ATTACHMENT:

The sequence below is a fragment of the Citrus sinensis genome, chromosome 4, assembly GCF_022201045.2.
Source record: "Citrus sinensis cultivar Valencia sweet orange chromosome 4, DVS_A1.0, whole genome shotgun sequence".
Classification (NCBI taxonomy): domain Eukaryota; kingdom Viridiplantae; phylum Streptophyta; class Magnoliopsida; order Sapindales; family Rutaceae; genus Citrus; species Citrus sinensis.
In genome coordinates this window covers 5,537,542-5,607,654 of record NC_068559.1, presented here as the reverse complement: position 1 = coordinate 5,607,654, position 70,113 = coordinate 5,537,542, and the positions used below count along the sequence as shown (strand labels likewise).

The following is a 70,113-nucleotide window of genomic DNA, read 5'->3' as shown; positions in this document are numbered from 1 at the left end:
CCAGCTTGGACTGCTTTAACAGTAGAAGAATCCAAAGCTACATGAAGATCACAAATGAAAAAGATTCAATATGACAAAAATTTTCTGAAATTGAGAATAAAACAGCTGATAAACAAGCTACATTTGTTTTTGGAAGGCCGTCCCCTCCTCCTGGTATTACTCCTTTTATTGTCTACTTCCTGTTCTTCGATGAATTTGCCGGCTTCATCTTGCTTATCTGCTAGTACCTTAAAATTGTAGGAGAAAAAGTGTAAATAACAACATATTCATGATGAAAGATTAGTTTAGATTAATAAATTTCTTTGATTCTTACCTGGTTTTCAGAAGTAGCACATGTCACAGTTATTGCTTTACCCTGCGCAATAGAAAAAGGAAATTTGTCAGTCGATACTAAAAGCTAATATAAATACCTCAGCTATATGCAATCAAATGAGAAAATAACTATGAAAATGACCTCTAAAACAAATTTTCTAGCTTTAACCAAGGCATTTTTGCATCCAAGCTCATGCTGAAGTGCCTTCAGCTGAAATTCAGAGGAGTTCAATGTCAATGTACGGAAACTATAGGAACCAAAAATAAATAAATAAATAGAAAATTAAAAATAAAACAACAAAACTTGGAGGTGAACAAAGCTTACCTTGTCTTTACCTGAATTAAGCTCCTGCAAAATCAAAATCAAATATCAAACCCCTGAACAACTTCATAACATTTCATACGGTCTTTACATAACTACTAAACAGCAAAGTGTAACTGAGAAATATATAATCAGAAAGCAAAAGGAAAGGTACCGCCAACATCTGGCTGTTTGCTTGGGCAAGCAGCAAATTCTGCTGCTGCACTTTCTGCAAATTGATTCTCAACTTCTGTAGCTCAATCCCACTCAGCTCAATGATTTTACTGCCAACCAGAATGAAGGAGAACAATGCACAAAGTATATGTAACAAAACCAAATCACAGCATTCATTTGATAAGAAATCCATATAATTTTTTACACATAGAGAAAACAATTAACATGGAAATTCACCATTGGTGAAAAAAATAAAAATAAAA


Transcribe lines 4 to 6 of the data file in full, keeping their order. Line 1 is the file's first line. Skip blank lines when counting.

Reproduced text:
In genome coordinates this window covers 5,537,542-5,607,654 of record NC_068559.1, presented here as the reverse complement: position 1 = coordinate 5,607,654, position 70,113 = coordinate 5,537,542, and the positions used below count along the sequence as shown (strand labels likewise).

The following is a 70,113-nucleotide window of genomic DNA, read 5'->3' as shown; positions in this document are numbered from 1 at the left end:
CCAGCTTGGACTGCTTTAACAGTAGAAGAATCCAAAGCTACATGAAGATCACAAATGAAAAAGATTCAATATGACAAAAATTTTCTGAAATTGAGAATAAAACAGCTGATAAACAAGCTACATTTGTTTTTGGAAGGCCGTCCCCTCCTCCTGGTATTACTCCTTTTATTGTCTACTTCCTGTTCTTCGATGAATTTGCCGGCTTCATCTTGCTTATCTGCTAGTACCTTAAAATTGTAGGAGAAAAAGTGTAAATAACAACATATTCATGATGAAAGATTAGTTTAGATTAATAAATTTCTTTGATTCTTACCTGGTTTTCAGAAGTAGCACATGTCACAGTTATTGCTTTACCCTGCGCAATAGAAAAAGGAAATTTGTCAGTCGATACTAAAAGCTAATATAAATACCTCAGCTATATGCAATCAAATGAGAAAATAACTATGAAAATGACCTCTAAAACAAATTTTCTAGCTTTAACCAAGGCATTTTTGCATCCAAGCTCATGCTGAAGTGCCTTCAGCTGAAATTCAGAGGAGTTCAATGTCAATGTACGGAAACTATAGGAACCAAAAATAAATAAATAAATAGAAAATTAAAAATAAAACAACAAAACTTGGAGGTGAACAAAGCTTACCTTGTCTTTACCTGAATTAAGCTCCTGCAAAATCAAAATCAAATATCAAACCCCTGAACAACTTCATAACATTTCATACGGTCTTTACATAACTACTAAACAGCAAAGTGTAACTGAGAAATATATAATCAGAAAGCAAAAGGAAAGGTACCGCCAACATCTGGCTGTTTGCTTGGGCAAGCAGCAAATTCTGCTGCTGCACTTTCTGCAAATTGATTCTCAACTTCTGTAGCTCAATCCCACTCAGCTCAATGATTTTACTGCCAACCAGAATGAAGGAGAACAATGCACAAAGTATATGTAACAAAACCAAATCACAGCATTCATTTGATAAGAAATCCATATAATTTTTTACACATAGAGAAAACAATTAACATGGAAATTCACCATTGGTGAAAAAAATAAAAATAAAA